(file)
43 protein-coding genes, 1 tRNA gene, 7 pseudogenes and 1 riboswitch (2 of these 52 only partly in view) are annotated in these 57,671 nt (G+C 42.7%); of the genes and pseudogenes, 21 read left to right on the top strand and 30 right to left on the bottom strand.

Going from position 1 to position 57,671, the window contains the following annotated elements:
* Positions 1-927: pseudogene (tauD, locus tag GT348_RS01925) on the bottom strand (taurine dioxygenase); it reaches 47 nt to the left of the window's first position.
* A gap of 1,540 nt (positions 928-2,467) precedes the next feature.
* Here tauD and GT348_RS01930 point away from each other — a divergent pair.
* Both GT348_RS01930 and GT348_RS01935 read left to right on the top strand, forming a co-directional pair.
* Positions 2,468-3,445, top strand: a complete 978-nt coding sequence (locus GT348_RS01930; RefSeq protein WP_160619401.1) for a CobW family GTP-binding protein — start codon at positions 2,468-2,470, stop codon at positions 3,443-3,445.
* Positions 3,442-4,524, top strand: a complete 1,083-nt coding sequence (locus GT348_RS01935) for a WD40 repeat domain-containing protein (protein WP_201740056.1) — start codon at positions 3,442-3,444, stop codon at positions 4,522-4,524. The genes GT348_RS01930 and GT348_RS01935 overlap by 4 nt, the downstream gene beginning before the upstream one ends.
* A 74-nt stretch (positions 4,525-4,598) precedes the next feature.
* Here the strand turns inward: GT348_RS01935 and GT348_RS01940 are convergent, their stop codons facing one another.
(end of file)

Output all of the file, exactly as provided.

43 protein-coding genes, 1 tRNA gene, 7 pseudogenes and 1 riboswitch (2 of these 52 only partly in view) are annotated in these 57,671 nt (G+C 42.7%); of the genes and pseudogenes, 21 read left to right on the top strand and 30 right to left on the bottom strand.

Going from position 1 to position 57,671, the window contains the following annotated elements:
* Positions 1-927: pseudogene (tauD, locus tag GT348_RS01925) on the bottom strand (taurine dioxygenase); it reaches 47 nt to the left of the window's first position.
* A gap of 1,540 nt (positions 928-2,467) precedes the next feature.
* Here tauD and GT348_RS01930 point away from each other — a divergent pair.
* Both GT348_RS01930 and GT348_RS01935 read left to right on the top strand, forming a co-directional pair.
* Positions 2,468-3,445, top strand: a complete 978-nt coding sequence (locus GT348_RS01930; RefSeq protein WP_160619401.1) for a CobW family GTP-binding protein — start codon at positions 2,468-2,470, stop codon at positions 3,443-3,445.
* Positions 3,442-4,524, top strand: a complete 1,083-nt coding sequence (locus GT348_RS01935) for a WD40 repeat domain-containing protein (protein WP_201740056.1) — start codon at positions 3,442-3,444, stop codon at positions 4,522-4,524. The genes GT348_RS01930 and GT348_RS01935 overlap by 4 nt, the downstream gene beginning before the upstream one ends.
* A 74-nt stretch (positions 4,525-4,598) precedes the next feature.
* Here the strand turns inward: GT348_RS01935 and GT348_RS01940 are convergent, their stop codons facing one another.